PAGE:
israel apartheid week 311.
(photo credit: Screenshot)
On this Sabbath, sandwiched between Holocaust Remembrance Day and Remembrance Day for Israel’s Fallen Soldiers, and just preceding Israeli Independence Day, I am plagued by a timeless Jewish question: Why Jewish suffering? It was bad enough before the rise of the Jewish state and the miraculous success of the Six Day War, when every Jew identified with Sholem Aleichem’s Tevye who, upon hearing the sudden decree of the “mayor” of Anatevka expelling the Jewish population, began to address God: “My father in heaven, just explain to me why. Because we are the chosen people? Well then, God, the next time you make a choice, don’t do us any favors; choose someone else instead!”
But now the question has become far more agonizing. We are not only flinging accusations at God for the events of the Holocaust, we are also querying Theodor Herzl, founder of modern Zionism, who believed that with the Jewish return to normalcy within our own state, anti-Semitism would disappear.
Sixty-two years later, we are smarting from the topsy-turvy, mad-hatter accusations of a Goldstone Report condemning suicide-bomber and Kassam rocket victims for “disproportionate” self-defense. We are suffering from anti-Israel Apartheid Week, during which claims are made that the one country which gives its Muslim citizens – men and women alike – the equality they deserve is guilty of the heinous crimes of pre-Mandela South Africa. Our opponents argue that we – who have always been willing to compromise and have always recognized Palestinian rights – are the intransigent ones in a conflict wherein the Arab world (which has yet to recognize our right to a Jewish state anywhere in the Middle East) seriously maintains that we have no historical claim to the Temple Mount!
I believe that from a biblical, theological perspective, Jewish suffering and world condemnation of our people hark back to God’s covenant with Abraham, our initial “election” and mission. Some readers might remember the short verse published in Reader’s Digest by arch anti-Semite Louis Untermeyer during the Second World War; “How odd of God to choose the Jews.” The response, published only in the Jewish Spectator, was given by Maurice Samuel: “It was not odd; the Jews chose God.” And the Jews didn’t only choose God; they chose ethical monotheism! As the Bible testifies, God declares Himself (as it were) to have known, loved and chosen Abraham because only Abraham was prepared to teach “compassionate, righteousness and moral justice” to his household after him (Genesis 18:19).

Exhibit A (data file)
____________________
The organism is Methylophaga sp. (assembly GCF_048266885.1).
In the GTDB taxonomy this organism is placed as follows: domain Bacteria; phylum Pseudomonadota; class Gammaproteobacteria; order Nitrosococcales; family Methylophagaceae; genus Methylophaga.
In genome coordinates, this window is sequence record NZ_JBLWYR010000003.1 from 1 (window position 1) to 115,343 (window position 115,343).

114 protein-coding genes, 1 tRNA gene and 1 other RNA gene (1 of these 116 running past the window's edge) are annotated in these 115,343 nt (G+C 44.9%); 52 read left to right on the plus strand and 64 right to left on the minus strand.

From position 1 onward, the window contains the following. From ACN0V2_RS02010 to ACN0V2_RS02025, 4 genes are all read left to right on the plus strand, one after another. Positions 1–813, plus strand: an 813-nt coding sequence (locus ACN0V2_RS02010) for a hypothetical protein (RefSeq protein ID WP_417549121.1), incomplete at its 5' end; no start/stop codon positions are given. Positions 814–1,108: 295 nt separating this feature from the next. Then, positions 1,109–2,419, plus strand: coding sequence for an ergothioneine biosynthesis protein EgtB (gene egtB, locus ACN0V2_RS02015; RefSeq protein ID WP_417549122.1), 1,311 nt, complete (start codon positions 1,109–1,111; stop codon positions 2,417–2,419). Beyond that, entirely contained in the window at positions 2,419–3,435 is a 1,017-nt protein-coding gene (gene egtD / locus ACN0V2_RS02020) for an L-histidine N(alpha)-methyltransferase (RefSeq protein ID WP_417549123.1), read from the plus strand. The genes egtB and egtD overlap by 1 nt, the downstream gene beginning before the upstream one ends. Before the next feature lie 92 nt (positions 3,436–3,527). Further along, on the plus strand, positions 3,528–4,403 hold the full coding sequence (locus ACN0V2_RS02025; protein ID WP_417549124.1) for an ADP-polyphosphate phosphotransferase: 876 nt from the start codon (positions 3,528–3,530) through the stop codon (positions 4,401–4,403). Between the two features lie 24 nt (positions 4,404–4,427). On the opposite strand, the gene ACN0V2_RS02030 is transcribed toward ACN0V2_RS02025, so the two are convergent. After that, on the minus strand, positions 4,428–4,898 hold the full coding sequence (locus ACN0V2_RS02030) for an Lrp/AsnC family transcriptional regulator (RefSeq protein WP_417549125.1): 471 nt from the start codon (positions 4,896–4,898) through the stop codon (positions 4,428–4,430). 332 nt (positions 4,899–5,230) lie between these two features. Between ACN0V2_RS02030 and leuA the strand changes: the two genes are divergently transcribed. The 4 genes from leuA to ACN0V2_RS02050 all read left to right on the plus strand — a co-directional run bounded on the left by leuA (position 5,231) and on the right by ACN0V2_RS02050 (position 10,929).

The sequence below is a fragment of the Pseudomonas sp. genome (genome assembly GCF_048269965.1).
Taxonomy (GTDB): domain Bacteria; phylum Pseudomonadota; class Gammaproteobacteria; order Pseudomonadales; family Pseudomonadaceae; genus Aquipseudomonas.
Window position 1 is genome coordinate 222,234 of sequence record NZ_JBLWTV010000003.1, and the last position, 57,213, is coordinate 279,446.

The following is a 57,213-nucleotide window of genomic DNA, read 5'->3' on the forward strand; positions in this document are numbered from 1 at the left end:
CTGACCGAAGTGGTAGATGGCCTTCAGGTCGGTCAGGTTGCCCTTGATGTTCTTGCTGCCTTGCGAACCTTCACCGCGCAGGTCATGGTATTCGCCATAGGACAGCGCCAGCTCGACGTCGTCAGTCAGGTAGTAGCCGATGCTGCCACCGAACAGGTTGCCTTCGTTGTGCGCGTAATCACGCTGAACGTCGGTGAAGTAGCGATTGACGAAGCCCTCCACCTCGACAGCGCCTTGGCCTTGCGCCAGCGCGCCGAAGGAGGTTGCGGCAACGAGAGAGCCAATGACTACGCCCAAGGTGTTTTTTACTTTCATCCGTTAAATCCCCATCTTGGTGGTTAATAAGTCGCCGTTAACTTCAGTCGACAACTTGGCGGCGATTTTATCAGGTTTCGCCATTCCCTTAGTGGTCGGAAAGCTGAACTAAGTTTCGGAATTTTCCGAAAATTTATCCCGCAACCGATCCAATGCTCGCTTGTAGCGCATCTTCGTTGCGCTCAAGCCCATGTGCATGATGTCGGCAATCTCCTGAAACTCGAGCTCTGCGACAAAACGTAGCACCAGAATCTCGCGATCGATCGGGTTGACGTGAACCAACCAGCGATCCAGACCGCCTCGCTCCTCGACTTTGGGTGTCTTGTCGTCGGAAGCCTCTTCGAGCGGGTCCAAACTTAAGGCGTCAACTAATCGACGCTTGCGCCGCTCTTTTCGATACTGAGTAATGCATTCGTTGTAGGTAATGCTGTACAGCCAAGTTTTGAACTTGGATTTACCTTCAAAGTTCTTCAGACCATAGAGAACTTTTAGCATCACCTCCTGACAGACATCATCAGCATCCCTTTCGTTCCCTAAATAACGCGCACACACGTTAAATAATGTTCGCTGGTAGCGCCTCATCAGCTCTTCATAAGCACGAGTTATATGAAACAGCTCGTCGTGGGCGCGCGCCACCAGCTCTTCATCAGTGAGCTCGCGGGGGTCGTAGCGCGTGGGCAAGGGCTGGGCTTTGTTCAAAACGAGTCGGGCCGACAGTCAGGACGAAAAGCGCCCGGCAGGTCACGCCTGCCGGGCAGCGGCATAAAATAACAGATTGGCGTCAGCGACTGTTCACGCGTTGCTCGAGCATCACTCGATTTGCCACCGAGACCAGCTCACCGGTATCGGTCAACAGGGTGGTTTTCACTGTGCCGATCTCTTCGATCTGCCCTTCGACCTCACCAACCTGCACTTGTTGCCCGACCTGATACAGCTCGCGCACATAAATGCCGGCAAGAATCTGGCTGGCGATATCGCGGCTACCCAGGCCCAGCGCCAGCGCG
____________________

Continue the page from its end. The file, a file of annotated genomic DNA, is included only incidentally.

And God warns Abraham from the beginning that being the people of the Covenant will not be simple. At the “cutting” of the covenant (Gen. 15), three animals are bisected, symbolic of the animalistic nations achieving dominion over the world, but eventually being vanquished. A deep sleep then falls upon Abraham, a great black fear – and then a pigeon and turtle dove emerge unscathed! The birds are the Jewish messengers, with their message of compassionate righteousness and moral justice soon to be distilled into the Ten Commandments; our moral mission for the world.
And the Midrash points out that the Hebrew word Sinai sounds almost
exactly like sina, or hatred; because of the moral message of Sinai –
the divine demand for freedom for all, the absolute prohibition against
murder of innocents, and the inviolability of every person – the
nations would come to hate us and attempt to get rid of the messenger.
But that’s the price of our election. “And through us, all the nations
of the world will be blessed” (Gen. 12:3) – because unless the world
understands that the murder of innocents must not be condoned, that
suicide bombers must not be called freedom-fighters, that even the most
powerful must be monitored and their ability to wreak destruction
limited in our global village, there won’t be a free world left for our
children to enjoy.
Until Israel succeeds in spreading the message of the Ten Commandments,
we – as the “heart” and conscience of the nations – will be the first
to suffer the consequences of evil running amok. We are the “suffering
servant” of Isaiah 53. With the re-establishment of our state, we have
returned to center stage of history after 2,000 years.
May we be worthy of our task.The writer is the founder and chancellor of Ohr Torah Stone
Colleges and Graduate Programs, and chief rabbi of Efrat.